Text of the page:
Please note that you should never self-prescribe TCM ingredients. A TCM ingredient is almost never eaten on its own but as part of a formula containing several ingredients that act together. Please consult a professional TCM practitioner, they will be best able to guide you.
Preparation: Harvest mature fruits, remove flesh and seed shells, collect seeds and dry them
Dosage: 6 - 18 grams
Main actions according to TCM*: Nourishes the Heart Yin and calms the spirit. Contains Fluid leakage.
Contraindications*: Should not be used when there is extreme Fire in the body nor in cases of severe diarrhea.
Source date: 220 AD
Number of ingredients: 5 herbs
Formula key actions: Nourishes the Blood. Calms the Mind and eliminates irritability . Clears Heat.
Suan Zao Ren is a king ingredient in Suan Zao Ren Tang. Like the name indicates, it means it has more power than other ingredients in the formula.
In Suan Zao Ren Tang, Suan Zao Ren is sweet, sour, and bland. It nourishes the Liver while calming the Mind. It also regulates the Qi, moistens the Liver to nourish the Yin, warms the Middle Burner to facilitate water metabolism, restrains the Qi to stop sweating, strengthens the resolve to settle angry outbursts, enhances the hearing and brightens the eyes.
Source date: 1529 AD
Number of ingredients: 12 herbs
Formula key actions: Tonifies and nourish Qi and Blood. Tonifies Heart and Spleen.
Suan Zao Ren is a deputy ingredient in Gui Pi Tang. This means it helps the king ingredient(s) treat the main pattern or it serves to treat a coexisting pattern.
Source date: 1132 AD
Number of ingredients: 11 herbs
Formula key actions: Nourishes the Yin and Blood . Sedates the Heart and calms the Mind . Calms the Liver. Anchors the yang.
Suan Zao Ren is a deputy ingredient in Zhen Zhu Mu Wan. This means it helps the king ingredient(s) treat the main pattern or it serves to treat a coexisting pattern.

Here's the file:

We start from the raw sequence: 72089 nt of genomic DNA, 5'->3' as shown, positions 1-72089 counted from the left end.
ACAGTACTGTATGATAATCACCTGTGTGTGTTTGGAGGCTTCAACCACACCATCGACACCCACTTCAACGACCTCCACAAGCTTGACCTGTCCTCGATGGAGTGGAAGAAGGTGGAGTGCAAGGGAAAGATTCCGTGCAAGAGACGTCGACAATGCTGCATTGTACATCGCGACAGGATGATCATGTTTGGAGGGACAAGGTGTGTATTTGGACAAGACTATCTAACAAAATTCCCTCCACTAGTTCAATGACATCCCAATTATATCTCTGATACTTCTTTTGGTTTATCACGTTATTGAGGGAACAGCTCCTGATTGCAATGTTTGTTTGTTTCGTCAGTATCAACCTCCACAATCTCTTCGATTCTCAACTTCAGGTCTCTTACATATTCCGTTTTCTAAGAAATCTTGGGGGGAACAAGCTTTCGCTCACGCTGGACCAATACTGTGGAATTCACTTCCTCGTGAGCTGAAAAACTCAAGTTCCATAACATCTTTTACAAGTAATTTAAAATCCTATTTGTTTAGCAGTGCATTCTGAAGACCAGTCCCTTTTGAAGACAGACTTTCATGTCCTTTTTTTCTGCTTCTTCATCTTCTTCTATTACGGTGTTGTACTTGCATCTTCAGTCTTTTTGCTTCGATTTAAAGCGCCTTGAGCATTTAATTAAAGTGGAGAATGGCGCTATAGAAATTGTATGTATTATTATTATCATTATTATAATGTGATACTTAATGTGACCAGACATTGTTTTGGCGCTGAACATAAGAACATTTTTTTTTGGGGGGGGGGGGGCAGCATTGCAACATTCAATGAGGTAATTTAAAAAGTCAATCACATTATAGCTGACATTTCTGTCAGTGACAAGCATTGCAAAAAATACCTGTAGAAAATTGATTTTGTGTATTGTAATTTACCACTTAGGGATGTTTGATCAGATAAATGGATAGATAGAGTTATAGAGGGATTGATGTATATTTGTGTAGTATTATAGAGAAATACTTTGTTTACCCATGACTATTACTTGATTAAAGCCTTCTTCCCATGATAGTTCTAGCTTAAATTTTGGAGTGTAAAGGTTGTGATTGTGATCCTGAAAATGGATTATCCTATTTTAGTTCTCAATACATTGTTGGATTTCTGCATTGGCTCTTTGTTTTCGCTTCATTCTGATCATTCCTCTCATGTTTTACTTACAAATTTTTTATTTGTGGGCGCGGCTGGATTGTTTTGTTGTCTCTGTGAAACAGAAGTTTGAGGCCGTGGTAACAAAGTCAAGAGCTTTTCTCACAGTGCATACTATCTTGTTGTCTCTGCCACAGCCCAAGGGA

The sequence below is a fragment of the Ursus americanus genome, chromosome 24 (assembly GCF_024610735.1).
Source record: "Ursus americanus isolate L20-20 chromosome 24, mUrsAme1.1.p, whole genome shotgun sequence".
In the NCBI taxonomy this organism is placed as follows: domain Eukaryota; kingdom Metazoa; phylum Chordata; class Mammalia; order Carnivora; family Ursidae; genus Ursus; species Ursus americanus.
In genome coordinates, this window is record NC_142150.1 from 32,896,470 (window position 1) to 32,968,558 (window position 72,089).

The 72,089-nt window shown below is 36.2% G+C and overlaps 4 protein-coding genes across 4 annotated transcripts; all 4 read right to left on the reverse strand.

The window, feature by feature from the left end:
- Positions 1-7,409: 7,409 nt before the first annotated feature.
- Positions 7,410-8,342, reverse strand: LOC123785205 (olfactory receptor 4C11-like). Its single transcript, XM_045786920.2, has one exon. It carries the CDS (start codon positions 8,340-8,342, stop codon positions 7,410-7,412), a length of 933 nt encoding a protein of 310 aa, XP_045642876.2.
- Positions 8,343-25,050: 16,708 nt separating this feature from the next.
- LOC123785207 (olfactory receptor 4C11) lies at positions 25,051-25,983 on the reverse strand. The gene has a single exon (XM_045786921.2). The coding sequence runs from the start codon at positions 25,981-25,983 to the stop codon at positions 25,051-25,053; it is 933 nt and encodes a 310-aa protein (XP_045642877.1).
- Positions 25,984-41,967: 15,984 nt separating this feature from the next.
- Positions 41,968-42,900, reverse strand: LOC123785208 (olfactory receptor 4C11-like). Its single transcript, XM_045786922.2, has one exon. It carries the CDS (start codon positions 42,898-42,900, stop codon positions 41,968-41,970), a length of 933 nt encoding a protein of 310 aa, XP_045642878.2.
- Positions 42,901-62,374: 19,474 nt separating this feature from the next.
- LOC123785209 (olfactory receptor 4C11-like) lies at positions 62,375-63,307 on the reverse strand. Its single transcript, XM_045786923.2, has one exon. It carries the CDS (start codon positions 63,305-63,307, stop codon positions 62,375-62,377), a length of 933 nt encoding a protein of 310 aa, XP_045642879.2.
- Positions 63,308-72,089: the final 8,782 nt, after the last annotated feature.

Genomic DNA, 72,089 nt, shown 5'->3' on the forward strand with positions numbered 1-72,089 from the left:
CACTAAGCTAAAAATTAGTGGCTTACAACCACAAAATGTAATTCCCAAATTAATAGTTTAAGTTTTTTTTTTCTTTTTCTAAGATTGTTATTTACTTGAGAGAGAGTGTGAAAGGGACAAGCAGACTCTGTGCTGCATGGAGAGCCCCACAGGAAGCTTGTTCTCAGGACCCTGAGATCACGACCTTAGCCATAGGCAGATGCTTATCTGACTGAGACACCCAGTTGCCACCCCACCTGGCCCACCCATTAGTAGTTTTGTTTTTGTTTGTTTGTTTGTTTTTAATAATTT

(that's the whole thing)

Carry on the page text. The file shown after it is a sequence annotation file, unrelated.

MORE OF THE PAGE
In Zhen Zhu Mu Wan, Suan Zao Ren sweet, sour, and balanced.
In Traditional Chinese Medicine (TCM), Suan Zao Ren belongs to the 'Herbs that nourish the Heart and calm the Spirit' category. These herbs are substances that tranquilize the Mind and treat symptoms such as restlessness, palpitations, anxiety or insomnia. They tend to have sedative properties by tonifying Heart Yin and Blood as in TCM it is believed that the Heart is the store of the Mind.
Furthermore Suan Zao Ren is Neutral in nature. This means that Suan Zao Ren typically doesn't affect the balance in your body. Balance between Yin and Yang is a key health concept in TCM. Eating too many "Hot" (Yang) ingredients can lead to an imbalance whereby one has a Yang Excess. The inverse is true as well: too many "Cold" (Yin) ingredients can lead to a Yin Excess. The Neutral nature of Suan Zao Ren means that you don't have to worry about that!
Suan Zao Ren also tastes Sour and Sweet. The so-called 'Five Phases' theory in Chinese Medicine states that the taste of TCM ingredients is a key determinant of their action in the body. Sour ingredients like Suan Zao Ren helps with digestion and restrain abnormal discharges of Fluids from the body, such as diarrhea or heavy sweating. On the other hand Sweet ingredients tend to slow down acute reactions and detoxify the body. They also have a tonic effect because they replenish Qi and Blood.
The tastes of ingredients in TCM also determine what Organs and Meridians they target. As such Suan Zao Ren is thought to target the Gallbladder, the Heart and the Liver. Similar to modern medicine, in TCM the Gallbladder stores and releases bile produced by the Liver. It also controls the emotion of decisiveness. In addition to regulating Blood flow, the Heart is believed to be the store of the 'Mind' which basically refers to someone's vitality. The Liver is often referred as the body's "general" because it is in charge of regulating the movements of Qi and the Body Fluids. It also takes a leading role in balancing our emotions.
A study on mice suggested that Jujube seeds possess anxiolytic effect at lower doses and sedative effect at higher doses1
1. WH Peng, MT Hsieh, YS Lee, YC Lin, J Liao (2000). "Anxiolytic effect of seed of Ziziphus jujuba in mouse models of anxiety". Journal of Ethnopharmacology, Volume 72, Issue 3, Pages 435-441.